“People’s willingness to speak to us really struck me,” Block said. “Even in their darkest hours when they were going through unspeakable trauma and grief they were open to letting us be with them.”

However, the deep-seated distrust of foreign media was not entirely absent. “There were so many people whose first question was ‘you’re not with CNN are you?’ because CNN had such a bad reputation at the time,” Block said.

But it appeared that in the end, the need to talk overcame many, particularly at schools. People became critical and somewhat outspoken once they noticed schools had collapsed while government buildings still stood.

“At the schools [the Chinese people] were very angry and they talked about corruption on a local level,” Hsu said. “But everybody was very quick to praise the central government.  I think also it’s very common in China to hear a lot of complaints about the local government, and praise for the central government…it’s the outlet for dissent at some level.”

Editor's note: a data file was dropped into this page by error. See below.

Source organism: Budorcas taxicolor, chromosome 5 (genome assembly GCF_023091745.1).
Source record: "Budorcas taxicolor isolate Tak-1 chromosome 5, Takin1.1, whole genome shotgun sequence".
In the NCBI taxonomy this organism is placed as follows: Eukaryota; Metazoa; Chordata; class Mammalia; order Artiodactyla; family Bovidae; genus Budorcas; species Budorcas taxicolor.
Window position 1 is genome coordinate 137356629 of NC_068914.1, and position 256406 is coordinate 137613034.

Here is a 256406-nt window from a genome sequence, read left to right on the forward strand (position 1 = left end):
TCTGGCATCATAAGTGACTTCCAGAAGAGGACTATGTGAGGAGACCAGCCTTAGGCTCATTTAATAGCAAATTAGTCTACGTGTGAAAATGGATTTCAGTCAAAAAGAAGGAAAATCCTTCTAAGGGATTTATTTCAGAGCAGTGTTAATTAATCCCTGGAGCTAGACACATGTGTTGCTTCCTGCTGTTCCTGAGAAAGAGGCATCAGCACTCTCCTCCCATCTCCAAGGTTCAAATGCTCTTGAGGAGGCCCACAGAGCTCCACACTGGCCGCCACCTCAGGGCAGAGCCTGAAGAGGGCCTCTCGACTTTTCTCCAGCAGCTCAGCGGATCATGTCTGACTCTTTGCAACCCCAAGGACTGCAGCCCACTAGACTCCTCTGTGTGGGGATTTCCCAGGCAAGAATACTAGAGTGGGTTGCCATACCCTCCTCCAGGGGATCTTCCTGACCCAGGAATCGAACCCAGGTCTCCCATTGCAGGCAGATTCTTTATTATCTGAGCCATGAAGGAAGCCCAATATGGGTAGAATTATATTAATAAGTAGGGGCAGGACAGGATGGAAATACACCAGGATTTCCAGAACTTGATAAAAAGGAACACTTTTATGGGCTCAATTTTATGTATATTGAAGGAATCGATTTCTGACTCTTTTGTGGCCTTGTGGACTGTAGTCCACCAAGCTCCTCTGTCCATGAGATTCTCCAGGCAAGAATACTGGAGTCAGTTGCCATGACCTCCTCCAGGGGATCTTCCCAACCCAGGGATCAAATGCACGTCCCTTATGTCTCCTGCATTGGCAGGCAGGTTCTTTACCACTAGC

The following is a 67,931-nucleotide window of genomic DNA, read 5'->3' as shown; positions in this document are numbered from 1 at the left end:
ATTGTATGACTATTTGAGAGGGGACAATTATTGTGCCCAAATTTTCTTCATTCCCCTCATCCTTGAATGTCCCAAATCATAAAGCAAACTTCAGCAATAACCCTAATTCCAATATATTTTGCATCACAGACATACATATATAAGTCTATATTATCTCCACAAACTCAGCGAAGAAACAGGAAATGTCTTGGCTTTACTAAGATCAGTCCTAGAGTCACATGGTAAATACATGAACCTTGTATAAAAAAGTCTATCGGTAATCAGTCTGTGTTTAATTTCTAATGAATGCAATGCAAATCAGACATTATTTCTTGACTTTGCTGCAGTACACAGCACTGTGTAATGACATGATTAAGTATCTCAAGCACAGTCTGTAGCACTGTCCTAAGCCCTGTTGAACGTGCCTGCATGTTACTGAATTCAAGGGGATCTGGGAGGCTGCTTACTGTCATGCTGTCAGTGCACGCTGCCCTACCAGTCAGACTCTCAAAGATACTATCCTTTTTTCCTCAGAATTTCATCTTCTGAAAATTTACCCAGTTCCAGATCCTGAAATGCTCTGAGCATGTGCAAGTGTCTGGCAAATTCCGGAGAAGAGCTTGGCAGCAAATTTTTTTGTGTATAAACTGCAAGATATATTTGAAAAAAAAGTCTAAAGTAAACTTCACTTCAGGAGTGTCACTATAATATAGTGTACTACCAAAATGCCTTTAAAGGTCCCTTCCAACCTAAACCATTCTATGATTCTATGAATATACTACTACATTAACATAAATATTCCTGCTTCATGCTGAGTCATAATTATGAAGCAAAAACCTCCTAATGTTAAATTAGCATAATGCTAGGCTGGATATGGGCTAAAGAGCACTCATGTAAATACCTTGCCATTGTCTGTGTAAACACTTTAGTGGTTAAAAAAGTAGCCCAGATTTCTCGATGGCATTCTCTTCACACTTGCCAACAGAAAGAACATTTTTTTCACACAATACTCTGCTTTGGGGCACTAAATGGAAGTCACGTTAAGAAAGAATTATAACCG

This was part of the reason for the media restrictions that were soon reimposed. Authorities began to crack down as early as late May as distraught parents became more vocal. Today, these parents are being persecuted or offered money in exchange for their silence. Hsu said fellow NPR correspondent, Robert Gifford, was asked by authorities to leave a school he had previously visited. Families were holding a meeting at the time. “It was after that that other reporters were barred from going to the school,” she said.

But despite the Chinese officials’ preference for tightly controlled media, it was precisely the unrestrained access reporters had that brought in an unprecedented sum of donations to the relief effort from all over the world. The American Red Cross alone has received US$34 million thus far in donations marked for the crisis, $20 million of which has already gone to China for the relief effort.